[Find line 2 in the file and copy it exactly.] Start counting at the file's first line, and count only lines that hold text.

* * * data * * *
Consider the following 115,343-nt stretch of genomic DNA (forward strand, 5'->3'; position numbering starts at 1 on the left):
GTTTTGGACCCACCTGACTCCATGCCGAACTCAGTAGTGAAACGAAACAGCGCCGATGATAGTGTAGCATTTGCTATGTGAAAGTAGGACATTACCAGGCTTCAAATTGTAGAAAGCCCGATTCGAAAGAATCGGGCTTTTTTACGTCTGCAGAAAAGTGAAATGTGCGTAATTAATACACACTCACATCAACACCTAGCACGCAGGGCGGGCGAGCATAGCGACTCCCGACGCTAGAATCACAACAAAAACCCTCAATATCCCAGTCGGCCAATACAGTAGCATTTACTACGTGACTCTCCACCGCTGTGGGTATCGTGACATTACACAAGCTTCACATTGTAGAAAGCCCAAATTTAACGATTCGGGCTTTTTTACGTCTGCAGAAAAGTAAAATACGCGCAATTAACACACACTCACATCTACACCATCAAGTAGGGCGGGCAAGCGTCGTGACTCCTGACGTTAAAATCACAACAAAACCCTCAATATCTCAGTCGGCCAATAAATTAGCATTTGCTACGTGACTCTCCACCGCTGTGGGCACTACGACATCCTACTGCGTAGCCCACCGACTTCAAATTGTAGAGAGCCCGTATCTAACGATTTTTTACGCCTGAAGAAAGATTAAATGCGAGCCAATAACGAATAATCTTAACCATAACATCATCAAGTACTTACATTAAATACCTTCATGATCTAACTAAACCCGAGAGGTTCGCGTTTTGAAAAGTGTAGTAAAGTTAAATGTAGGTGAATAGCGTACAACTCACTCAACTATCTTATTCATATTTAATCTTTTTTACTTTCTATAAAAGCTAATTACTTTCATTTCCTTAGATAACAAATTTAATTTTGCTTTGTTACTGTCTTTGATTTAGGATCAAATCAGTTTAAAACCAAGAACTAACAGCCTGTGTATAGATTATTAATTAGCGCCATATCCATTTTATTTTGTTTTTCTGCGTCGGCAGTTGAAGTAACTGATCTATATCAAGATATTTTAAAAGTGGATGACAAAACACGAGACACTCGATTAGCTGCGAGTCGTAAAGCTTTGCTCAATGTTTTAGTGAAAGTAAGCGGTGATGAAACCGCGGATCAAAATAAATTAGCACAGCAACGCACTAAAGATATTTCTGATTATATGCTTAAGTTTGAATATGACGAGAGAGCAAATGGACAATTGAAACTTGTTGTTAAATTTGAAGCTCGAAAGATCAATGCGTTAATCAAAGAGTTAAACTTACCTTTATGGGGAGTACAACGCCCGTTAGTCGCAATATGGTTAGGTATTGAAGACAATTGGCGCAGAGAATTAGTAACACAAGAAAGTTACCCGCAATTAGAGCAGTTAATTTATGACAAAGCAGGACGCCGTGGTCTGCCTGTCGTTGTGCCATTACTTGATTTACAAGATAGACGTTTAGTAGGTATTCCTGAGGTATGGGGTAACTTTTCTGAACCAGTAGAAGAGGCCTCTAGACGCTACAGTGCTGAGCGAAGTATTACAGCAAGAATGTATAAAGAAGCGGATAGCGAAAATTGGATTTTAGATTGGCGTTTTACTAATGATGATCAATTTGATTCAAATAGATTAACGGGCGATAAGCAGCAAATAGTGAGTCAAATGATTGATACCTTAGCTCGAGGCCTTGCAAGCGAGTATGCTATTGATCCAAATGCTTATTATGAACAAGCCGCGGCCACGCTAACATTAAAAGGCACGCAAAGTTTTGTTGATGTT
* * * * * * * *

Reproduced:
GTTTTGGACCCACCTGACTCCATGCCGAACTCAGTAGTGAAACGAAACAGCGCCGATGATAGTGTAGCATTTGCTATGTGAAAGTAGGACATTACCAGGCTTCAAATTGTAGAAAGCCCGATTCGAAAGAATCGGGCTTTTTTACGTCTGCAGAAAAGTGAAATGTGCGTAATTAATACACACTCACATCAACACCTAGCACGCAGGGCGGGCGAGCATAGCGACTCCCGACGCTAGAATCACAACAAAAACCCTCAATATCCCAGTCGGCCAATACAGTAGCATTTACTACGTGACTCTCCACCGCTGTGGGTATCGTGACATTACACAAGCTTCACATTGTAGAAAGCCCAAATTTAACGATTCGGGCTTTTTTACGTCTGCAGAAAAGTAAAATACGCGCAATTAACACACACTCACATCTACACCATCAAGTAGGGCGGGCAAGCGTCGTGACTCCTGACGTTAAAATCACAACAAAACCCTCAATATCTCAGTCGGCCAATAAATTAGCATTTGCTACGTGACTCTCCACCGCTGTGGGCACTACGACATCCTACTGCGTAGCCCACCGACTTCAAATTGTAGAGAGCCCGTATCTAACGATTTTTTACGCCTGAAGAAAGATTAAATGCGAGCCAATAACGAATAATCTTAACCATAACATCATCAAGTACTTACATTAAATACCTTCATGATCTAACTAAACCCGAGAGGTTCGCGTTTTGAAAAGTGTAGTAAAGTTAAATGTAGGTGAATAGCGTACAACTCACTCAACTATCTTATTCATATTTAATCTTTTTTACTTTCTATAAAAGCTAATTACTTTCATTTCCTTAGATAACAAATTTAATTTTGCTTTGTTACTGTCTTTGATTTAGGATCAAATCAGTTTAAAACCAAGAACTAACAGCCTGTGTATAGATTATTAATTAGCGCCATATCCATTTTATTTTGTTTTTCTGCGTCGGCAGTTGAAGTAACTGATCTATATCAAGATATTTTAAAAGTGGATGACAAAACACGAGACACTCGATTAGCTGCGAGTCGTAAAGCTTTGCTCAATGTTTTAGTGAAAGTAAGCGGTGATGAAACCGCGGATCAAAATAAATTAGCACAGCAACGCACTAAAGATATTTCTGATTATATGCTTAAGTTTGAATATGACGAGAGAGCAAATGGACAATTGAAACTTGTTGTTAAATTTGAAGCTCGAAAGATCAATGCGTTAATCAAAGAGTTAAACTTACCTTTATGGGGAGTACAACGCCCGTTAGTCGCAATATGGTTAGGTATTGAAGACAATTGGCGCAGAGAATTAGTAACACAAGAAAGTTACCCGCAATTAGAGCAGTTAATTTATGACAAAGCAGGACGCCGTGGTCTGCCTGTCGTTGTGCCATTACTTGATTTACAAGATAGACGTTTAGTAGGTATTCCTGAGGTATGGGGTAACTTTTCTGAACCAGTAGAAGAGGCCTCTAGACGCTACAGTGCTGAGCGAAGTATTACAGCAAGAATGTATAAAGAAGCGGATAGCGAAAATTGGATTTTAGATTGGCGTTTTACTAATGATGATCAATTTGATTCAAATAGATTAACGGGCGATAAGCAGCAAATAGTGAGTCAAATGATTGATACCTTAGCTCGAGGCCTTGCAAGCGAGTATGCTATTGATCCAAATGCTTATTATGAACAAGCCGCGGCCACGCTAACATTAAAAGGCACGCAAAGTTTTGTTGATGTT